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Dressed in white lace stockings and a silky smoking jacket, she fluttered tentatively around the stage. With her frail figure and whispery voice, she seemed fragile under the spotlight’s glare. But as her pulsing, ethereal music gathered momentum, Jane Siberry spun a web around her audience in Detroit two weeks ago. At 29, Siberry has been hailed in Rolling Stone magazine as a “fascinating” new artist, and many critics feel she is the finest Canadian songwriter to appear in a decade. Once considered too eccentric for popular tastes, the Toronto singer is emerging into pop’s mainstream: her North American tour of 50 cities is currently under way, and last week 30,000 copies of her third album, The Speckless Sky, arrived in record stores. Said Greg Torrington, music director of Ottawa’s CHEZ-FM: “She is creating unique, quirky music without strict attention to commercial acceptance.”
Siberry’s career, although remarkably brief, has already drawn a chorus of superlatives from critical quarters. Two of the most popular songs from last year’s album, No Borders Here, received constant airplay: “The Waitress,” a whimsical look at that profession’s occupational hazards, and the enigmatic “Mimi on the Beach.” As well, Siberry’s evocative videos are among the most imaginative in the medium. Last June, after the singer signed with the influential American recording company Windham Hill, No Borders Here came out in the United States to widespread critical acclaim. Billboard, the bible of the American music industry, called it “offbeat, compelling and a gem,” while The New York Times credited Siberry for “her own kind of eccentricity and deliberately delicate touch.”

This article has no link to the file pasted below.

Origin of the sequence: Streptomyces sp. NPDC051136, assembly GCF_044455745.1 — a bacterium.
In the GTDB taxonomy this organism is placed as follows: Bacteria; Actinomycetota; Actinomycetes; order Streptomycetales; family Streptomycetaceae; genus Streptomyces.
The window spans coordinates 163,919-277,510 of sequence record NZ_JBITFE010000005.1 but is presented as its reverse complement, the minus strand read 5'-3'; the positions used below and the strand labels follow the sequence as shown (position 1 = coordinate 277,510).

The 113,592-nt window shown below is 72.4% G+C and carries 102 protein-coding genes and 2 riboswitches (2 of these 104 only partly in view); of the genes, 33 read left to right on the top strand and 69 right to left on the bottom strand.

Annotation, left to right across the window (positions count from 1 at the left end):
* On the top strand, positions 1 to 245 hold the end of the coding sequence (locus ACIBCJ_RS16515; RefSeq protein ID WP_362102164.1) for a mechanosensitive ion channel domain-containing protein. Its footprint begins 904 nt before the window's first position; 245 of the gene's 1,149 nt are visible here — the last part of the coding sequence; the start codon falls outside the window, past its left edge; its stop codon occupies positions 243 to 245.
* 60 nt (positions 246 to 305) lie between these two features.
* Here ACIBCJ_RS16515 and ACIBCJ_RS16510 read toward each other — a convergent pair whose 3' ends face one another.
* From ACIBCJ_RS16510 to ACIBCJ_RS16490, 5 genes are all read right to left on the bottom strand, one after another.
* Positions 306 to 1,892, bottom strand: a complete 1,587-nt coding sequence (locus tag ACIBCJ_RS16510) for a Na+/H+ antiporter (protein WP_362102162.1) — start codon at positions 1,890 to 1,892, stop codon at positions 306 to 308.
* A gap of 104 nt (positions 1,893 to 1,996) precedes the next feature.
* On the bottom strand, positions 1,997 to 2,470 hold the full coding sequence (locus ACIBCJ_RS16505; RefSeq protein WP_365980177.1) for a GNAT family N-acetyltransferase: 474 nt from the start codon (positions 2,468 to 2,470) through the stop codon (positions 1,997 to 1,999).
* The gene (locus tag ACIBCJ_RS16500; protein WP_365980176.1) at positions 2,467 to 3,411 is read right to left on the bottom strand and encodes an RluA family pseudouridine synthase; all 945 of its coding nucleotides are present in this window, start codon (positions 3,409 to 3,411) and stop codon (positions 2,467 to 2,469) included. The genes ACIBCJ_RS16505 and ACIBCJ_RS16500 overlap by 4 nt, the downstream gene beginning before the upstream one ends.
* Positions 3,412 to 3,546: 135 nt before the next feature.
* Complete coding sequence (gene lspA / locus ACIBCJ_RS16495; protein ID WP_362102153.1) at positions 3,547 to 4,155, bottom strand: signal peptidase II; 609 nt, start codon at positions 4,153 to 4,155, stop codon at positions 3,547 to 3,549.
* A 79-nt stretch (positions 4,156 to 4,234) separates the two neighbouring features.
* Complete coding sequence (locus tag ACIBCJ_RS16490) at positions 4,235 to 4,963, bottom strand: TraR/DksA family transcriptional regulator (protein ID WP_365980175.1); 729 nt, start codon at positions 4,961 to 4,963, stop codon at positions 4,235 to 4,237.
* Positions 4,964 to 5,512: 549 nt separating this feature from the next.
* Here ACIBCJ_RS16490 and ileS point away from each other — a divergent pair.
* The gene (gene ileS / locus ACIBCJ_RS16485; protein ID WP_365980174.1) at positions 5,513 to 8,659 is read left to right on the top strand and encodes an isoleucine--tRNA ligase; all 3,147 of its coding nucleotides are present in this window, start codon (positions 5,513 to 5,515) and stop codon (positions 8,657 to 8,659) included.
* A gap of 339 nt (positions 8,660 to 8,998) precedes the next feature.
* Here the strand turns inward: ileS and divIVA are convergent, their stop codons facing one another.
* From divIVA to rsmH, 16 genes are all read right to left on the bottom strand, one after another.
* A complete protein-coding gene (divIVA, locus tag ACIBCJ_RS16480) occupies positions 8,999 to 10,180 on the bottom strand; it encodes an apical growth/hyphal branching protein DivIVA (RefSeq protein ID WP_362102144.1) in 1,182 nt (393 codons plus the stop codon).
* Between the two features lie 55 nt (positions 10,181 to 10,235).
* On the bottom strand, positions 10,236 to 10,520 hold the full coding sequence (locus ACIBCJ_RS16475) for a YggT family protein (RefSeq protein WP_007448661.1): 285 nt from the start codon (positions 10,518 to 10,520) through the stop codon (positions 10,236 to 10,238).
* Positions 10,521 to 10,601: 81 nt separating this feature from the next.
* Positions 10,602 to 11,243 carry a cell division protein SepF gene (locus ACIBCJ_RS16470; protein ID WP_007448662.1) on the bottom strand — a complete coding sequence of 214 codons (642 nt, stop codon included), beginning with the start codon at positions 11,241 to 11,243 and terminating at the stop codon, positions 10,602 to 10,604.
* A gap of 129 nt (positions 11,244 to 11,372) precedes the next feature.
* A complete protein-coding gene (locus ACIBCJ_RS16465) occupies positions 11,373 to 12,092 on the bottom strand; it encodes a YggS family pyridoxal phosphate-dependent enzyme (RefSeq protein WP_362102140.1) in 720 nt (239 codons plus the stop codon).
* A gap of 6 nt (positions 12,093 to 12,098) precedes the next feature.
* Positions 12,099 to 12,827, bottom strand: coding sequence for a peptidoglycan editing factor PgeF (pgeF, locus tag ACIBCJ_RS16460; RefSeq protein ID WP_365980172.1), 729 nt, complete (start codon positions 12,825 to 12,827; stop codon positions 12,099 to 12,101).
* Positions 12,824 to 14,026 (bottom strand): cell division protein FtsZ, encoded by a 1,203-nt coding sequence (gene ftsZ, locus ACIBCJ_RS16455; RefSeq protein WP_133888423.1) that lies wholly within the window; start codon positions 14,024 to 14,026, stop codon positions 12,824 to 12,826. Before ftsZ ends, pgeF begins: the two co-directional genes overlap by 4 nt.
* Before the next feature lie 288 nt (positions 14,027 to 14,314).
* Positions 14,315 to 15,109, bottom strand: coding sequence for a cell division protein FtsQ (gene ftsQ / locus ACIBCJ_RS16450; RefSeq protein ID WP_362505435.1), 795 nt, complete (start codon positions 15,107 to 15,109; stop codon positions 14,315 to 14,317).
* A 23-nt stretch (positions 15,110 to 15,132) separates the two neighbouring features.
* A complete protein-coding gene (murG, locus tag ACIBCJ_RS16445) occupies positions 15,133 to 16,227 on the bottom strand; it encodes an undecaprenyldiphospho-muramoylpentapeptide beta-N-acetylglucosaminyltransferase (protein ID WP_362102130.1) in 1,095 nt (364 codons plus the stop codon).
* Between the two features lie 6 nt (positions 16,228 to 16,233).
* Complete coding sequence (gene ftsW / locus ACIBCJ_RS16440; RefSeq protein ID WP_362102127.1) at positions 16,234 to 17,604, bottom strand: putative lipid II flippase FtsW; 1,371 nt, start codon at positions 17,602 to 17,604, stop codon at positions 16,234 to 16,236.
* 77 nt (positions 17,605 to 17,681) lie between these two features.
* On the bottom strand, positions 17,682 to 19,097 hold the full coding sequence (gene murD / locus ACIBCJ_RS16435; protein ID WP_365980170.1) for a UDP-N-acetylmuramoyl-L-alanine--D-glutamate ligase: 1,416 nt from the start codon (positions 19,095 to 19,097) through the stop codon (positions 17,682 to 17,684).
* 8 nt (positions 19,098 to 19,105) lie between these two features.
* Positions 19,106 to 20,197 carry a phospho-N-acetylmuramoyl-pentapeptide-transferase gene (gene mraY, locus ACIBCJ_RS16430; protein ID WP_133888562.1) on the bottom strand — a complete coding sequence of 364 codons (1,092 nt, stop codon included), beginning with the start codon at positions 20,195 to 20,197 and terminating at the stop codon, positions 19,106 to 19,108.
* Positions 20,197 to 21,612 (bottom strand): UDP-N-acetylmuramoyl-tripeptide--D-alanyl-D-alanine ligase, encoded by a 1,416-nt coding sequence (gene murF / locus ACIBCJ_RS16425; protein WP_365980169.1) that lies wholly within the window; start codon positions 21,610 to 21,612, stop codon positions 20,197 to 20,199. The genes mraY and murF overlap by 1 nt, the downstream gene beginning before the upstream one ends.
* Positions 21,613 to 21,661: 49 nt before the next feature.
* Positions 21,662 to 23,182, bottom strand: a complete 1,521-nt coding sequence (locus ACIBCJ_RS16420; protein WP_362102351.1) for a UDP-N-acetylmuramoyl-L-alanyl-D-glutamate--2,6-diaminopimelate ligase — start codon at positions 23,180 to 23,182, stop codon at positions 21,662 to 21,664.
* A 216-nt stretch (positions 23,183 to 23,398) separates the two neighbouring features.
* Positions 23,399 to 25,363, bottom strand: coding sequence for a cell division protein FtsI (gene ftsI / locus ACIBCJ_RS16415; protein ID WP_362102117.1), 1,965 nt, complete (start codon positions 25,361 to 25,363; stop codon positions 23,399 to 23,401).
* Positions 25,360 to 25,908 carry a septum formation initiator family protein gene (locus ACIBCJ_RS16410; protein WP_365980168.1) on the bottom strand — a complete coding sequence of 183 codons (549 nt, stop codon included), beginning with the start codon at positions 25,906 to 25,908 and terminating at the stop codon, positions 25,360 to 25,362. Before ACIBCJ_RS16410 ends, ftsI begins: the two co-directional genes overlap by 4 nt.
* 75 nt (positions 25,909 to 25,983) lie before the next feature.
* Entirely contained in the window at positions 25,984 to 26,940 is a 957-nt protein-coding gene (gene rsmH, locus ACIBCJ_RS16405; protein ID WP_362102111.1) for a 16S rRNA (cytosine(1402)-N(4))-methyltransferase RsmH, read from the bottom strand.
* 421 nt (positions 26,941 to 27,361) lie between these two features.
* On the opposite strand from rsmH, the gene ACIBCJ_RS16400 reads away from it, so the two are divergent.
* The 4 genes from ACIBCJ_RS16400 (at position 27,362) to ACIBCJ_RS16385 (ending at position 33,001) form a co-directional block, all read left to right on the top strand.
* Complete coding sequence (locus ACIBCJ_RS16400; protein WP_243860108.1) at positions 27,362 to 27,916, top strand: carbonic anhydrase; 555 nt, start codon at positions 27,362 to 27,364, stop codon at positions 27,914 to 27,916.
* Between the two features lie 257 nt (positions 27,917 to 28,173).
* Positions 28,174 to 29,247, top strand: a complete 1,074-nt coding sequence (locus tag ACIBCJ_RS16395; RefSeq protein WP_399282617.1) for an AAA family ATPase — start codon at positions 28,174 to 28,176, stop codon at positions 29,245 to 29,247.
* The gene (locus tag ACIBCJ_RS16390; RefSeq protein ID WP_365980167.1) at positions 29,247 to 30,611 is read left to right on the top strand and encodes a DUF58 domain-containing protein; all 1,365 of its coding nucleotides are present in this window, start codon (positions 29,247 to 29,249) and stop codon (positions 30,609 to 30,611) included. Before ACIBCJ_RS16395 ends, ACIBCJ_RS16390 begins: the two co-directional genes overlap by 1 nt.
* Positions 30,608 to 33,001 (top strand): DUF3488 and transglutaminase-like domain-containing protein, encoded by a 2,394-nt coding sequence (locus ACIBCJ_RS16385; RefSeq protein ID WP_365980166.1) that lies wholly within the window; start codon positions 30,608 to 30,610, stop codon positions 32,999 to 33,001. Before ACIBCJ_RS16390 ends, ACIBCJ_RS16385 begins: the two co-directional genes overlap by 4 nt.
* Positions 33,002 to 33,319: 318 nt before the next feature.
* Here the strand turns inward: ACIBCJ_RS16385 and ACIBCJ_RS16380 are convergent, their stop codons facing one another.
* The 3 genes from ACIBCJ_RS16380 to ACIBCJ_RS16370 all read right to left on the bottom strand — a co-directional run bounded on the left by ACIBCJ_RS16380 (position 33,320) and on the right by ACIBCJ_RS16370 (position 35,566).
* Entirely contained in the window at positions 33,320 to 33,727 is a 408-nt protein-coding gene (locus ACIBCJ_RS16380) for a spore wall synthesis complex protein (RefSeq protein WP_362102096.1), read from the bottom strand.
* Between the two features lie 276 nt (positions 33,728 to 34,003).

Siberry’s strength lies in her intelligent songwriting. In “Vladimir Vladimir” she employs sounds of rushing air, splashing water and screaming airplane engines to convey abstract concepts about movement. Her ambitious compositions have mystified some audiences, but the playful quality of her songwriting has delighted others. Siberry herself credits the videos for much of that support: “People sometimes don’t know what to make of my music, and videos give them a better idea.”
A committed individualist, Siberry grew up in a Toronto suburb, where she rebelled against formal music education, preferring to play the piano and guitar by ear. She was accepted into the music program at the University of Guelph, Ont., in 1974 but eventually switched to science. Said Siberry: “Every time I left science class I felt like I was on a cloud. Someone had explained to me how something worked.” Fascinated by poetry, Siberry formed a folk music duo called Java Jive with singing partner Wendy Davis. Playing original compositions, Java Jive soon added bass player John Switzer—a leading member of Siberry’s current band—and performed on the Ontario campus circuit. After graduation Siberry worked as a waitress to finance her first album. Recorded in 1981, Jane Siberry was an accomplished album that received favorable reviews but limited distribution.
Eventually, Siberry switched to electric guitar and began composing on synthesized keyboards. Experimentation has become a feature of her songwriting process. In her basement stands an artist’s easel with sketches of her songs: mountains, valleys and rivers indicate musical fluctuations. Overhead, a clothesline is adorned with sheets of lyrics. But despite her detailed approach to songwriting, Siberry has had difficulty articulating her ideas to her group. Said Switzer, who often acts as translator: “A lot of Jane’s ideas are very abstract. The first inclination is to say, ‘This is crazy.’”
As Siberry’s performances develop in scope and range, so, undoubtedly, will her enviable reputation. On the current tour she has added two female vocalists for harmony and choreographed movements. The Canadian leg will feature a sophisticated light show to enhance Siberry’s already-atmospheric songs. Said William Ackerman, founder of Windham Hill: “The woman is a unique, evolving artist who is utterly in love with what she is doing.” For Siberry, who found in science a love for order and patterns, music has become the perfect medium to express her peculiar view of the world. “Music can be very scientific,” she said, “with beautiful abstract patterns everywhere.” Like an eccentric scientist who stumbles on a discovery, Jane Siberry has found a formula that defies pop music conformity.
Originally published in Maclean’s magazine 7 October 1985